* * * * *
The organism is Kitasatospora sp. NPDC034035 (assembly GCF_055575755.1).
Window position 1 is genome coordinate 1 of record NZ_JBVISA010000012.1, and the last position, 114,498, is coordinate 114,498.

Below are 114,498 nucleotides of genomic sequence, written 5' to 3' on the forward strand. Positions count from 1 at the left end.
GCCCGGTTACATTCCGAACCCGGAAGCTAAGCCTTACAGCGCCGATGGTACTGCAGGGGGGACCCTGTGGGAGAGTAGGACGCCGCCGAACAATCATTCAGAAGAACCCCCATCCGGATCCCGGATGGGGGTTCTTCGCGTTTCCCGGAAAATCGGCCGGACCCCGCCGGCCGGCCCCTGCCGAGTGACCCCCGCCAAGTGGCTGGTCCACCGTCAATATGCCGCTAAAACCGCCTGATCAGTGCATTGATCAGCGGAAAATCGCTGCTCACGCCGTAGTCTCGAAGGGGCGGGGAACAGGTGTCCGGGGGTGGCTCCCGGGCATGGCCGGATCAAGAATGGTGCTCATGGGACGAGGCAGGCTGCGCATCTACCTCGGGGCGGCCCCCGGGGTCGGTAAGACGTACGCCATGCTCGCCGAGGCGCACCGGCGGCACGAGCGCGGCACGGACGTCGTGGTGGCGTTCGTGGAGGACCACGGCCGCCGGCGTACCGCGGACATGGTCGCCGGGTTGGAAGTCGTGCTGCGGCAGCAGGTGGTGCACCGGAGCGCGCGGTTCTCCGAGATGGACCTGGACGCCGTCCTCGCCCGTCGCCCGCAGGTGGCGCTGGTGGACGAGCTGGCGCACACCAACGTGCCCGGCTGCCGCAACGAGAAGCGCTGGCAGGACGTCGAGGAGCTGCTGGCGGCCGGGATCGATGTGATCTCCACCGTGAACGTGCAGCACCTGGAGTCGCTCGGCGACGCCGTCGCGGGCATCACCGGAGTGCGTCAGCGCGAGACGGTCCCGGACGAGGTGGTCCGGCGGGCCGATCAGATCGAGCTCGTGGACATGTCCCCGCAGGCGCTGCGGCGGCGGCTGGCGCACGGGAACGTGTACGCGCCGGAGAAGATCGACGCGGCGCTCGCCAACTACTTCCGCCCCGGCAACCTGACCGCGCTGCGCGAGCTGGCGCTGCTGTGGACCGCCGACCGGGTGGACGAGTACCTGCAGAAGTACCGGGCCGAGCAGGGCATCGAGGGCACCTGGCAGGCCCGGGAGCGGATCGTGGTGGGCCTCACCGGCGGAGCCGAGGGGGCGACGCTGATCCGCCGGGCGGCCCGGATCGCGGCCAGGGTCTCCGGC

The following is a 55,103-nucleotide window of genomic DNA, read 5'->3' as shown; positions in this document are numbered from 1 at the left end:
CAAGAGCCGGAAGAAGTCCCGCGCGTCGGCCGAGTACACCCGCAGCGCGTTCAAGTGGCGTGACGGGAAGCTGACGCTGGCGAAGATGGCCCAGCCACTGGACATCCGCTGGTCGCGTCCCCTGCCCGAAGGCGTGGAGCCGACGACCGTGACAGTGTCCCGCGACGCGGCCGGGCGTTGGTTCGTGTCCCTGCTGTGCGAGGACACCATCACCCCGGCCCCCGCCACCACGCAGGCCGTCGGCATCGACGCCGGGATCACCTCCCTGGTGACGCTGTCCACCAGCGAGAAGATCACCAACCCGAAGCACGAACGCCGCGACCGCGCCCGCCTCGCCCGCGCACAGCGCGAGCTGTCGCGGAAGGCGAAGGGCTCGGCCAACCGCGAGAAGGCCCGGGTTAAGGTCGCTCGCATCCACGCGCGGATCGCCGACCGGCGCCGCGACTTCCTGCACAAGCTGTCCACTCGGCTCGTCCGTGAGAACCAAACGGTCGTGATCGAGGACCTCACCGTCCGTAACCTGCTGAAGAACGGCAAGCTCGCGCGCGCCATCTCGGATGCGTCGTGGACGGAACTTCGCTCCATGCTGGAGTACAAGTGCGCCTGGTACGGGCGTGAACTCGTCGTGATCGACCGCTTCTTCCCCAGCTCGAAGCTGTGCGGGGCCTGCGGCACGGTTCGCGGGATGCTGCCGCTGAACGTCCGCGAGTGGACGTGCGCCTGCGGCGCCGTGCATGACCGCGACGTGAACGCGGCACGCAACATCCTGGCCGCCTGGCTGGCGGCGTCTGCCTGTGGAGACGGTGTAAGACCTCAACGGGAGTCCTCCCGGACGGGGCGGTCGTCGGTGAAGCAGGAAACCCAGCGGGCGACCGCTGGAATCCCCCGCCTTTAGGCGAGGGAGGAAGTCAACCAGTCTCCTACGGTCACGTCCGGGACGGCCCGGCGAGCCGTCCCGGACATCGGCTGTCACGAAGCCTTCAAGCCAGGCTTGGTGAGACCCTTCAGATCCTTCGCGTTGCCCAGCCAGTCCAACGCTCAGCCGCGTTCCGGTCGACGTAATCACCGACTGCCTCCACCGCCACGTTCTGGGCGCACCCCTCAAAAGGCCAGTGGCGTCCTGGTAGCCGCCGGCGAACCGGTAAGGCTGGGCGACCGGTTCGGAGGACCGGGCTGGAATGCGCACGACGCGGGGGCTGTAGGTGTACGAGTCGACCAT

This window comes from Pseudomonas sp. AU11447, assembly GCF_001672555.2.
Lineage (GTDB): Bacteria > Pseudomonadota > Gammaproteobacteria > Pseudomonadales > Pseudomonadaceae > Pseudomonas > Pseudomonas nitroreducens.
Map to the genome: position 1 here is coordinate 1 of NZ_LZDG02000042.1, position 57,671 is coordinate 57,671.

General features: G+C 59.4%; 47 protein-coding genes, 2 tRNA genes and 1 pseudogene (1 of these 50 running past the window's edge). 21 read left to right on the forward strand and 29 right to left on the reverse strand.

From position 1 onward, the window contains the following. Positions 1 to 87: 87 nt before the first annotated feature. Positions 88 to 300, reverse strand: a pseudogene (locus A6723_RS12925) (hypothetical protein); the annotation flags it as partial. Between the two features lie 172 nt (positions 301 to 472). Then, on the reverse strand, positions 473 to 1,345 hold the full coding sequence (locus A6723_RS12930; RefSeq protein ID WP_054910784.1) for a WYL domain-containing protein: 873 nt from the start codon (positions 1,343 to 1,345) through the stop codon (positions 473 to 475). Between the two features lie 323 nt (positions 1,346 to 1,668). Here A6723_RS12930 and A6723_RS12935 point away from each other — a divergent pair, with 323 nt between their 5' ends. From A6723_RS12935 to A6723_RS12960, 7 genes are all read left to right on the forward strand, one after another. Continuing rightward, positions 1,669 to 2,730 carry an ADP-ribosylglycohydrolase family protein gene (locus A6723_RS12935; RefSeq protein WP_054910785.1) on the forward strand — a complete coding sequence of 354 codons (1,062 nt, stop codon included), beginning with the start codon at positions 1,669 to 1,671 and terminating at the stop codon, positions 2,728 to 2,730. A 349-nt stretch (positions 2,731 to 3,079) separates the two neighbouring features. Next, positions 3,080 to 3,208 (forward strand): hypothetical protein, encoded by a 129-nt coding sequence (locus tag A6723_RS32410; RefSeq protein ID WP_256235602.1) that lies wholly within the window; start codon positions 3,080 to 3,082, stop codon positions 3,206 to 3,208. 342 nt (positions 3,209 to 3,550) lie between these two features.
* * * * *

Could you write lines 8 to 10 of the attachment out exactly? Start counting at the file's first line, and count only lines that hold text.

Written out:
Lineage (GTDB): Bacteria > Pseudomonadota > Gammaproteobacteria > Pseudomonadales > Pseudomonadaceae > Pseudomonas > Pseudomonas nitroreducens.
Map to the genome: position 1 here is coordinate 1 of NZ_LZDG02000042.1, position 57,671 is coordinate 57,671.

General features: G+C 59.4%; 47 protein-coding genes, 2 tRNA genes and 1 pseudogene (1 of these 50 running past the window's edge). 21 read left to right on the forward strand and 29 right to left on the reverse strand.